Dr. Karena Wu joins the Today Show again for National Physical Therapy Month. October is National Physical Therapy Month and as fall rolls around, it is important to know how to prevent and treat fall injuries. In this segment on the Today Show, Dr. Karena Wu, an APTA Board-Certified Clinical Specialist in Orthopedic Physical Therapy discusses how to avoid injuries throughout the lifespan. This segment discusses prevention and treatment of fall injuries across the lifespan with some simple at home stretches and modalities.
Before outdoor activities or any sports exercises, dynamic stretches are a wonderful way to mimic the movement of the exercise to help move the soft tissues, bring blood flow, increase circulation and help prepare the body for movement. Dynamic stretches help the body warm up and stretch before activities and can help avoid injuries for people of all ages. For older folks, static stretches are great to help elongate the soft tissues around the joints. As we get older, we get more stiff and tight and less flexible. This type of stretch can help reduce any feelings of stiffness or aches and pains because the purpose of the static stretch is to lengthen the soft tissue. Lengthened tissues also function better and can help with activation and reactivity which is helpful in balance and prevention of falls.
When dealing with an injury, Dr. Wu discusses when to use ice and when to use heat. Ice is typically done after an acute injury and can be used up to 72 hours after an injury to help with pain, swelling and inflammation. Heat can be used with chronic or long standing injuries that also are more stiff dominant. The heat will increase blood flow to the area to make the tissues more pliable, reduce pain perception and increase mobility in the area.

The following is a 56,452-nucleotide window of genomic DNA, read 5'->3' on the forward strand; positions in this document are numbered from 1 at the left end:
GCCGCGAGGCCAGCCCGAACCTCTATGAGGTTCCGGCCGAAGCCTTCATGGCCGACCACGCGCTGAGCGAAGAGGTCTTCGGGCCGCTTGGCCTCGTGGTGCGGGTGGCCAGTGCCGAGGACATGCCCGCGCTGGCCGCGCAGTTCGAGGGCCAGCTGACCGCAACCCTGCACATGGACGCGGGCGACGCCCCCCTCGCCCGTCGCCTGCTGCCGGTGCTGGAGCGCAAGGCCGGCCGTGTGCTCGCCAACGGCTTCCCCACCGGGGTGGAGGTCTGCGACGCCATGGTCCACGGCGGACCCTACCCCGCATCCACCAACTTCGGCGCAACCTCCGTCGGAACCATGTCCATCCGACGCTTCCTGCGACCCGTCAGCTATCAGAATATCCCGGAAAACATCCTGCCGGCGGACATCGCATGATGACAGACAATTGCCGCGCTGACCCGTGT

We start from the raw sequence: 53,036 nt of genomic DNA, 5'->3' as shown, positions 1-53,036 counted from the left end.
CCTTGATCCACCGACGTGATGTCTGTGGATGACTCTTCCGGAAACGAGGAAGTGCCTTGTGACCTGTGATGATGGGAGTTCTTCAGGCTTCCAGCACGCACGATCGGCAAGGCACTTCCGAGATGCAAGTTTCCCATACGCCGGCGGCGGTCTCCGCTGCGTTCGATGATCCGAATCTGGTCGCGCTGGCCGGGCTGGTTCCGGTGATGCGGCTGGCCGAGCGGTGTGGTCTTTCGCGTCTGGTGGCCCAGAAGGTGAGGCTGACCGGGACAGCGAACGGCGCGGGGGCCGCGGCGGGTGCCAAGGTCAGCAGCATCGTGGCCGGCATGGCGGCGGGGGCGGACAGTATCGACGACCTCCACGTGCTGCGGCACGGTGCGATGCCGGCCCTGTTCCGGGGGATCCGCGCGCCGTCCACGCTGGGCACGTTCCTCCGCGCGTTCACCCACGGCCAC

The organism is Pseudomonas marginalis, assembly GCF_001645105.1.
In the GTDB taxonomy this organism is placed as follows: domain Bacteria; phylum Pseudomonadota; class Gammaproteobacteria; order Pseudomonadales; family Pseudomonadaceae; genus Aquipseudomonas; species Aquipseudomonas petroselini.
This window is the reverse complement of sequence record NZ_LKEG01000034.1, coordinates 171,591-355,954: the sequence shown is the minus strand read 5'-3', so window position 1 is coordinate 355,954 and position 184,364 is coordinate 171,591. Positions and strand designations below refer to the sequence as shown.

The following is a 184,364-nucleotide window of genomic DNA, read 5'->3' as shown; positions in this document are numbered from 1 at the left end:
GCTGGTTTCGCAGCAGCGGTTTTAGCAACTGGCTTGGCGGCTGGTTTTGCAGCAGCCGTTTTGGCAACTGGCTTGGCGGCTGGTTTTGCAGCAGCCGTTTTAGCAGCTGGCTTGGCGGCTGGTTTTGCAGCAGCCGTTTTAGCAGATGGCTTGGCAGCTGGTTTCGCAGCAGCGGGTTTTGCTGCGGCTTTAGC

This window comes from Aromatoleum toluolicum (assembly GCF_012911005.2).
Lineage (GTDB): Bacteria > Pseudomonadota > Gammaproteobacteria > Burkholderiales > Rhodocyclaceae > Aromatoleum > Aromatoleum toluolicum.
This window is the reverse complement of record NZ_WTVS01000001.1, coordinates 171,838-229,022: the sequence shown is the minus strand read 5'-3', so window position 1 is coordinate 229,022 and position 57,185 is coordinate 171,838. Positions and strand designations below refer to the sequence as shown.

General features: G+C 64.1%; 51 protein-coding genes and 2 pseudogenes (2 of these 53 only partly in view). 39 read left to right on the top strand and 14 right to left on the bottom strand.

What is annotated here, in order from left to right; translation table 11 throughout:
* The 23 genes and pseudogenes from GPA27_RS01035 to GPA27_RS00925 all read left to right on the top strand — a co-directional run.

Kinesiology tape is an at home tool that consumers can purchase over the counter. Dr. Wu is a Certified Kinesio Tape Practitioner and has worked as the Director of Education for SpiderTech Tape. Kinesiology tape is used after an injury but can be used preventatively as well. The tape can turn on muscles, turn off muscles, support areas and help with swelling. Individuals can learn how to tape themselves to help support any injury but can be limited by position and access when doing a tape job on themselves. For the best tape application, visit your local physical therapist to evaluate you for your condition and determine the best tape application for your condition.